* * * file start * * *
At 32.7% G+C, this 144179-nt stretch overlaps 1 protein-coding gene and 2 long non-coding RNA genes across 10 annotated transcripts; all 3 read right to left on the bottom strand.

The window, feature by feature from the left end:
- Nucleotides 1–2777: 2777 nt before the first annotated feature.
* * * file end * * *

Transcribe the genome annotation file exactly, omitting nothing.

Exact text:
At 32.7% G+C, this 144179-nt stretch overlaps 1 protein-coding gene and 2 long non-coding RNA genes across 10 annotated transcripts; all 3 read right to left on the bottom strand.

The window, feature by feature from the left end:
- Nucleotides 1–2777: 2777 nt before the first annotated feature.